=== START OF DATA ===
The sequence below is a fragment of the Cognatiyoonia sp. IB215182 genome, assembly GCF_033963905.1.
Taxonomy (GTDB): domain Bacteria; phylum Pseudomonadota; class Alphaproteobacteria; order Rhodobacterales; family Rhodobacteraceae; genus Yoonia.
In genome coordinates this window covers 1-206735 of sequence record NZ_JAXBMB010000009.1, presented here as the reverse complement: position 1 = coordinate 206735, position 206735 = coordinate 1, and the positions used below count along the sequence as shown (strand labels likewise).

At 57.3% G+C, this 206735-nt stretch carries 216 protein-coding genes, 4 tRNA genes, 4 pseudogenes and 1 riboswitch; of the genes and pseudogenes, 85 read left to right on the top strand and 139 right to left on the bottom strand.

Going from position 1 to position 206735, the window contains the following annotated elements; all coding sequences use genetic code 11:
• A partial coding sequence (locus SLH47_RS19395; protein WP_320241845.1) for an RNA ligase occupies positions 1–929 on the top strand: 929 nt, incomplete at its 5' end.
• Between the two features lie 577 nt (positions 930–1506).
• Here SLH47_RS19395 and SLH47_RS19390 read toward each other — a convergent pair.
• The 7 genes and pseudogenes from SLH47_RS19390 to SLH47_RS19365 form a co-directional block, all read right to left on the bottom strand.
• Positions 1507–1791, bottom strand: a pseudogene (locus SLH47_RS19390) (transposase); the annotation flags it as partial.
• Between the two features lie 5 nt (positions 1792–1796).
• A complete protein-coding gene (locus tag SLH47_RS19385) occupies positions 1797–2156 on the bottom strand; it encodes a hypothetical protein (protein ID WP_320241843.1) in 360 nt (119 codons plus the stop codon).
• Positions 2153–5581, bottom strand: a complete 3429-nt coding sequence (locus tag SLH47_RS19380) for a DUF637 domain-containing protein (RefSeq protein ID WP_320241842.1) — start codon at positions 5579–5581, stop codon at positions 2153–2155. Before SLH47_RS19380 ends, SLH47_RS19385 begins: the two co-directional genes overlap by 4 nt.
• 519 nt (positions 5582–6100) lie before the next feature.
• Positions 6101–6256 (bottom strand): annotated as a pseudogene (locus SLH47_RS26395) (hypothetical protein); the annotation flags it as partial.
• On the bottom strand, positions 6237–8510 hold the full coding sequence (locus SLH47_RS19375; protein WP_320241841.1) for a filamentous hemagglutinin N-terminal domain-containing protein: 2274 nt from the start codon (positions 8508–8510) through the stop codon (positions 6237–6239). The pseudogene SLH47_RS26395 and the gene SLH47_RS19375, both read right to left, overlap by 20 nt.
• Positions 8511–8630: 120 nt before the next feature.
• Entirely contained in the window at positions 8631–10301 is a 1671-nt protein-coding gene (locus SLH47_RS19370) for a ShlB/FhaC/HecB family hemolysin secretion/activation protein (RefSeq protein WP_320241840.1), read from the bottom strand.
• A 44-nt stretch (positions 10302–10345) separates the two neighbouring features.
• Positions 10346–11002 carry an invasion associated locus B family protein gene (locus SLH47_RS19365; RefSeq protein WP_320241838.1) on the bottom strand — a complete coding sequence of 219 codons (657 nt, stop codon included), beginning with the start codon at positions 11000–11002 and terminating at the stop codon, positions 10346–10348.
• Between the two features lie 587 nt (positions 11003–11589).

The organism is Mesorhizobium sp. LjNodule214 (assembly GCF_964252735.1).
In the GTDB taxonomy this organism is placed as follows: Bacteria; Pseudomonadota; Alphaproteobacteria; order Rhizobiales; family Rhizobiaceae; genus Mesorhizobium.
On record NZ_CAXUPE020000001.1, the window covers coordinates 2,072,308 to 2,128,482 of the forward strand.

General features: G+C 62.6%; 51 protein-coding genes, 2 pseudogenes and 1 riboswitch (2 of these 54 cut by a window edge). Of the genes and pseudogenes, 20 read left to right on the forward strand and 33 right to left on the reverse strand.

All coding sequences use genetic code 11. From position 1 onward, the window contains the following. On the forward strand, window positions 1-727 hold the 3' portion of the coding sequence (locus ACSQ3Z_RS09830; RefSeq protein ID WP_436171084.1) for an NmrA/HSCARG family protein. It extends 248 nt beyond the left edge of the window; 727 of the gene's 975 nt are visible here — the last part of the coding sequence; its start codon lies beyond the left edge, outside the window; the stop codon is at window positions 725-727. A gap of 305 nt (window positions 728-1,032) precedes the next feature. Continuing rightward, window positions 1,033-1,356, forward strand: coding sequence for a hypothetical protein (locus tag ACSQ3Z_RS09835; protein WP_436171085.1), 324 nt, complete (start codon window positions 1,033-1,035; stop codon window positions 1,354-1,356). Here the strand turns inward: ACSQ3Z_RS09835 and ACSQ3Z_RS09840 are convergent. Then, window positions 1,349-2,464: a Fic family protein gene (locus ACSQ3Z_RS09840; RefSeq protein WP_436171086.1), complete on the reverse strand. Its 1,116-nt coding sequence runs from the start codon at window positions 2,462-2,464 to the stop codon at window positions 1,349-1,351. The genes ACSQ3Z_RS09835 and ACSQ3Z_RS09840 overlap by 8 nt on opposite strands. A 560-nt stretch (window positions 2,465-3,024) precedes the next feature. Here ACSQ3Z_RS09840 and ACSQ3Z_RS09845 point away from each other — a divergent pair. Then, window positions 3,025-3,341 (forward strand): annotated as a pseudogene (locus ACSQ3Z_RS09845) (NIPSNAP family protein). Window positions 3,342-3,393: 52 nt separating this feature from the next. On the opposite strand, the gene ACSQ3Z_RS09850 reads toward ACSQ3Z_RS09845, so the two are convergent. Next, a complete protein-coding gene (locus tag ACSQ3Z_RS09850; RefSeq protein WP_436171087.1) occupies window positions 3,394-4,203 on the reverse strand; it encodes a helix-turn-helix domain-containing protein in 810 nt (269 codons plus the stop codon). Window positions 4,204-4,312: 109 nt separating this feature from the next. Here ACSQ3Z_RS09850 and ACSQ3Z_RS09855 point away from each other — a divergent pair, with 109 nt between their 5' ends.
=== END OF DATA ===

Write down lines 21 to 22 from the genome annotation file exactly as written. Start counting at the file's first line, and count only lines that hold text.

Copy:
• Between the two features lie 587 nt (positions 11003–11589).

The organism is Mesorhizobium sp. LjNodule214 (assembly GCF_964252735.1).